5 World Building Tips (Vol 2, #3): Land Features
Here are today’s world building tips! The theme is land features. You can read more in Chapter 4, “Creating Land Features,” from Creating Places, (The Art of World Building, #2).
Tip #1: “Know Where Volcanic Mountains Aren’t”
When an oceanic and a continental tectonic plate meet, the former descends under the latter and causes volcanoes, but when two continental plates meet, they fold on top of each other, creating the highest mountains on Earth. They also aren’t volcanic. Your interior mountains will be the tallest.
Tip #2: “Olympus Mons on Mars is Huge…And Boring”
With Mount Everest being 29,035 feet, Olympus Monson Mars might sound far more impressive at 69,459, but it’s not. It’s so wide, the size of France, that you wouldn’t even realize you’re standing on one. It won’t cut a majestic figure against the sky. Bigger isn’t always better.
Tip #3: “A Volcano Can Be Anywhere”
Due to random faults that appear in tectonic plate, we get put a volcano anywhere we want.
Tip #4: “Mountains ‘Humanize’ Dragons”
Dragons often appear to be invincible, but if we want to be more realistic, make it harder for them to fly at high altitudes. This happens with real Earth birds, who struggle to get over very tall mountains. Making your dragons struggle, too, gives them a vulnerability and makes them seem more plausible.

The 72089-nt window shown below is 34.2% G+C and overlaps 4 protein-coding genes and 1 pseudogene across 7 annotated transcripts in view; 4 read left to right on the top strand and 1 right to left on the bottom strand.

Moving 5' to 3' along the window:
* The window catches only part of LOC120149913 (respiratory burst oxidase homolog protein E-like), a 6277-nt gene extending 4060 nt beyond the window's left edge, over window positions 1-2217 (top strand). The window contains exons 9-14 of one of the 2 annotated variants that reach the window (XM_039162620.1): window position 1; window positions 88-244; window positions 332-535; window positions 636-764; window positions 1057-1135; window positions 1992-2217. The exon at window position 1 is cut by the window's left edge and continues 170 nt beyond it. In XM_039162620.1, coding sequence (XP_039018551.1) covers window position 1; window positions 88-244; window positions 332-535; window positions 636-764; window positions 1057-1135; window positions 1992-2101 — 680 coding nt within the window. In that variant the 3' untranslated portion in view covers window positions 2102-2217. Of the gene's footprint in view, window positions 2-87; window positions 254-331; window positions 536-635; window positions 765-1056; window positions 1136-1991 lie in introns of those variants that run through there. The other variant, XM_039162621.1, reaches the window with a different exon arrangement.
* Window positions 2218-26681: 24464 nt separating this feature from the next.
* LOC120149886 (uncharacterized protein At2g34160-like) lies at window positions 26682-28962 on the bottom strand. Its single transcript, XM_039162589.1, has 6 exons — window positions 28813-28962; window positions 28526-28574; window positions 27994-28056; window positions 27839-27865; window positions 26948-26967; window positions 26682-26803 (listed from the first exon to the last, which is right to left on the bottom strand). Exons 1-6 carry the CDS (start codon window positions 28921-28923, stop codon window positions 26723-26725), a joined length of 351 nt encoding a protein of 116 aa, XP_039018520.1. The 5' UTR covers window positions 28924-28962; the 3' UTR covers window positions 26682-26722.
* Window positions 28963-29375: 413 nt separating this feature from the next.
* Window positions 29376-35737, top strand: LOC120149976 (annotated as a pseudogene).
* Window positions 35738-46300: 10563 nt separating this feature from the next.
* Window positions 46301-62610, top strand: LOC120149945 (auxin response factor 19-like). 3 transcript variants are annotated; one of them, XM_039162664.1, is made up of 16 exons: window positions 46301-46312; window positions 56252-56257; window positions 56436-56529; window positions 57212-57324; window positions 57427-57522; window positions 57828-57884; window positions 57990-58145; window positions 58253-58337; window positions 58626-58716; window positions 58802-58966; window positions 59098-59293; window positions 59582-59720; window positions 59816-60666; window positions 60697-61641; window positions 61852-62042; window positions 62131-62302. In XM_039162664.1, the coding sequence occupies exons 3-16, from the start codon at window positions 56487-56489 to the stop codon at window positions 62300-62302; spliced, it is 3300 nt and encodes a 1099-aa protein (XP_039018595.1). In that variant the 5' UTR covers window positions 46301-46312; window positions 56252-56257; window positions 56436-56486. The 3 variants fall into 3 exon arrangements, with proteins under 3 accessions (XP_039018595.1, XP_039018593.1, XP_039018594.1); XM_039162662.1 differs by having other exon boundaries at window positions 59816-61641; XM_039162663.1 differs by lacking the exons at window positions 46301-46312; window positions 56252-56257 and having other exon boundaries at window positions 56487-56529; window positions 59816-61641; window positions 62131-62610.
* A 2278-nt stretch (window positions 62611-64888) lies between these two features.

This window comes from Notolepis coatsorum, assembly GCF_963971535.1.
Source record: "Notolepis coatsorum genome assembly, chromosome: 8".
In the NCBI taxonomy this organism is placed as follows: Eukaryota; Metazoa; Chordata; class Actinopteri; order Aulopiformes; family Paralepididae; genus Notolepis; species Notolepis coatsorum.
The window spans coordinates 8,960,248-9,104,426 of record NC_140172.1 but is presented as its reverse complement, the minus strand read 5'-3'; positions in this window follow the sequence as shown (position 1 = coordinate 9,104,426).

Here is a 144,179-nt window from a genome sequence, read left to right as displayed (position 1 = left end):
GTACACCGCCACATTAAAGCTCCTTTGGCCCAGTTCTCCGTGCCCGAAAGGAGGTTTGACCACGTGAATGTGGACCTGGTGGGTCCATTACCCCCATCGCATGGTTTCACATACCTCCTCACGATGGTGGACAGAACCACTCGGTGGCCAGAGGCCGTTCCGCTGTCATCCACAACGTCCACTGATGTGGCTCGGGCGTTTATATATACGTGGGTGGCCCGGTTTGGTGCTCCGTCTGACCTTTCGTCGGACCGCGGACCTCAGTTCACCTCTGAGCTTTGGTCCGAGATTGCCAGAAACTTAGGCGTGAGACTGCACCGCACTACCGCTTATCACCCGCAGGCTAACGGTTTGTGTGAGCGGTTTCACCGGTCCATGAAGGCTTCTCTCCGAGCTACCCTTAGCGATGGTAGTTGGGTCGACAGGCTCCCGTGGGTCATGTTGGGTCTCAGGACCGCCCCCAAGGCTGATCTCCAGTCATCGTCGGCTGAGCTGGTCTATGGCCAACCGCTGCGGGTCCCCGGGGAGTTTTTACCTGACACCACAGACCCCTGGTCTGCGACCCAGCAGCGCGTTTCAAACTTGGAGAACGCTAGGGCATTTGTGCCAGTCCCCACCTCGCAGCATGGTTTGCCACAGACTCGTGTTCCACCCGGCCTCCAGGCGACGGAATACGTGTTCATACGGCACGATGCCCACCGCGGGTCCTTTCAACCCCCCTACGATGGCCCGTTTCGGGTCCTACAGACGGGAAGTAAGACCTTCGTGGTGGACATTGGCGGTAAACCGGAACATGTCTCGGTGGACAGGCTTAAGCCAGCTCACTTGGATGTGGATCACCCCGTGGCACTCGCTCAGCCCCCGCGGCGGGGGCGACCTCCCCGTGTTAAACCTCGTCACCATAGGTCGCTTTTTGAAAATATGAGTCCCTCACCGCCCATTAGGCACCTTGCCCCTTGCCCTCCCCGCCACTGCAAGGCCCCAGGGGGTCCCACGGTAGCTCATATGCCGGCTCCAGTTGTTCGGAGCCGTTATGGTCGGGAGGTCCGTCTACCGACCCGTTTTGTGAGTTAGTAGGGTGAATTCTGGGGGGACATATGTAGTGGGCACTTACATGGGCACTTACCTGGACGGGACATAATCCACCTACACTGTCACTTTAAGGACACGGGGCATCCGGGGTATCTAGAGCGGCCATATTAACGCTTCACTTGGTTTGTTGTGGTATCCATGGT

Tip #5: “Decide How Old a River Is”
Younger rivers tend toward being fast, rapid, and somewhat straight. By contrast, ancient rivers are slow, wide, and meander in a zig-zig pattern. Using these wisely lets us avoid all rivers being shown as the same.
Summary of Chapter 4—Creating Land Features
A continent will have mountains, volcanoes, lakes, rivers, forests, woodlands, savannahs, jungles, prairies, wetlands, and deserts, but world builders should understand each to place them in believable locations. While some aspects are obvious, minor details can change our decisions and augment our resulting stories. Why say characters have entered a run-of-the-mill forest when we can say it’s a savannah instead, describing how it looks and what life is like for inhabitants and those traversing it? This chapter aids world builders in making a more varied landscape—one that is accurately depicted.